I have shared previously how lucky and privileged we feel to have met local home educators (Jo and Matt) and to have joined the Streams network; how we were able to become part of both the home ed gatherings they host, and the wider home ed community in Bristol. Beyond our own individual needs and growth, we feel like we are now part of a community which creates a caring, nurturing environment with a lot of connection – all these are known essentials for well-being and wellness.

What’s fascinating is that when an individual understands themselves and gains ‘innerstanding’ (shared in conversation with Dr Bern Nichols), when they know who they are in this garden called life (appreciating their needs and how to meet them), when they see how they can contribute to the diversity of said community, the result is a ‘flourishing’ community. This is what we all hope for – an environment that gives our children and young people, as well as us adults, a clear sense of competence as well as the ability and the feeling that we can be well together.

This is how we turn the ‘M’ of ‘ME’ on its head to make it a ‘WE’.

Over the last 12 months, it’s been pure joy watching us as individuals come together to co-create this flourishing ‘WE’ with other individuals. I cannot wait to see what the next year has in store for us. Watch this space! Finally, I’d like to leave you with a friendly challenge: if you are aware of the strengths that you and others bring to your community, take a moment to reflect on them, express gratitude, and support one another. Remember, we are stronger when we work together.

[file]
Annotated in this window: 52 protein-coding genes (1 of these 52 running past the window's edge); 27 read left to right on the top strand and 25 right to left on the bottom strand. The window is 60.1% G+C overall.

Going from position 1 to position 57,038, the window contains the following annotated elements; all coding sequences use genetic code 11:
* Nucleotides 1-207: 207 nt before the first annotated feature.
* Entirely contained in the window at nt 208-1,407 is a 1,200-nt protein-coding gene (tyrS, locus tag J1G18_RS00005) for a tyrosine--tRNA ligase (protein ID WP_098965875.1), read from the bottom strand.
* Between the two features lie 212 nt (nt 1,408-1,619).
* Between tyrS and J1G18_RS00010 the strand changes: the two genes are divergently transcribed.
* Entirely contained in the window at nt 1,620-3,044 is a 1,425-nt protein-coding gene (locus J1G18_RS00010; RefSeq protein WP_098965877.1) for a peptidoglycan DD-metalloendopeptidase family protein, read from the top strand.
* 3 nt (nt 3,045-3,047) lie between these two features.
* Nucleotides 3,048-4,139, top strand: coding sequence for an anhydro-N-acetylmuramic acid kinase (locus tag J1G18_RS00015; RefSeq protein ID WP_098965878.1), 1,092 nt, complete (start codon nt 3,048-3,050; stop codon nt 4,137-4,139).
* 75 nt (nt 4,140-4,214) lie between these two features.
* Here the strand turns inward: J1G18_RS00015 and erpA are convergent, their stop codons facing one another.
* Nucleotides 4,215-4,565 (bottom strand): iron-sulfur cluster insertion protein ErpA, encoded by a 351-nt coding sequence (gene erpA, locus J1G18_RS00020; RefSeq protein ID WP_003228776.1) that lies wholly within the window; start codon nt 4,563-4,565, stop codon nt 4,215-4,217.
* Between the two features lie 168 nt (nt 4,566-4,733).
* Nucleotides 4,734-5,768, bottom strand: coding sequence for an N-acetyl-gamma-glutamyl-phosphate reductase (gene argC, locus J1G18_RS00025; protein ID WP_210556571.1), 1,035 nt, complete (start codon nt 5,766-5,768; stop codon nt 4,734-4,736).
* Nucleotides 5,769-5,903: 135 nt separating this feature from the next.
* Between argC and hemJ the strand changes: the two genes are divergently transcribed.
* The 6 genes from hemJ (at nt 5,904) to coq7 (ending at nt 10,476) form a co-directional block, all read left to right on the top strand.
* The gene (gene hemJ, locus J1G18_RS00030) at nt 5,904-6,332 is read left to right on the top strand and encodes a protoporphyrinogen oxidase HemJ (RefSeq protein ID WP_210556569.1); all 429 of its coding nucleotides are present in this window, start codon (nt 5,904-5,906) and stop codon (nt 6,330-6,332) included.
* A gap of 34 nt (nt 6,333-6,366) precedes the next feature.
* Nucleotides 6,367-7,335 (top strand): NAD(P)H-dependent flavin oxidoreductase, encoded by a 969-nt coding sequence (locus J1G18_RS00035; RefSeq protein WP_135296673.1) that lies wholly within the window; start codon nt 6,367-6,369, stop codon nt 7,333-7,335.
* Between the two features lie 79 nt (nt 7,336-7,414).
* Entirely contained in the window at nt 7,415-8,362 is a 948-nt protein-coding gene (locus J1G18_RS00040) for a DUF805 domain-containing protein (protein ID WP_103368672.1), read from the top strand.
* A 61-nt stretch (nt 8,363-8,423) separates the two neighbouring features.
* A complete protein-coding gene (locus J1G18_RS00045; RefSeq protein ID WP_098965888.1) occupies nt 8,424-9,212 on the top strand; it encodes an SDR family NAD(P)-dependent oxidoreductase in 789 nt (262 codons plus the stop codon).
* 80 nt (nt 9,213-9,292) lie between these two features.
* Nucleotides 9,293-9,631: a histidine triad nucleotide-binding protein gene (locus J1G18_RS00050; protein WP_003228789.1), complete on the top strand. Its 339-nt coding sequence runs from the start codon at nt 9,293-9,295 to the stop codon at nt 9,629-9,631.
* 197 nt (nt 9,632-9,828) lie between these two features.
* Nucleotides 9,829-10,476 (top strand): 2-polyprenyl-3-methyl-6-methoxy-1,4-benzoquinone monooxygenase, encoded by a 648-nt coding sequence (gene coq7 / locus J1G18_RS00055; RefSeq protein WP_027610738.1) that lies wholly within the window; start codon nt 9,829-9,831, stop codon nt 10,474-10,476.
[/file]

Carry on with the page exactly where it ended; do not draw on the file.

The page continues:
Fabienne Vailes

Fabienne is an educator passionate about well-being in education (or lack thereof), author of The Flourishing Student and co-author of How to Grow a Grown up, a podcaster and parent of 2 boys aged 15 and 12.5.

You can follow Fabienne’s journey as she connects with educational thought leaders, disruptors and innovators in her weekly podcast: https://flourishingeducation.co.uk/podcasts/

You can find her book here:



Linley, A. (2008). Average to A+: Realising strengths in yourself and others. CAPP Press.

Gray, P (2015) Free to Learn. Basic Books.

Peterson, C., & Seligman, M.E.P. (2004). Character strengths and virtues: A handbook and classification. American Psychological Association.

Vailes, F (2022) The Flourishing Student – 2nd Edition: A practical guide to promote mental fitness, wellbeing and resilience in Higher Education. Practical Inspiration Publishing.

Clifton & Anderson, (2016) Strengths Quest. 2nd Edition. Gallup Press.

Dr Bern Nicholls  https://www.linkedin.com/in/dr-bern-nicholls-55b22053/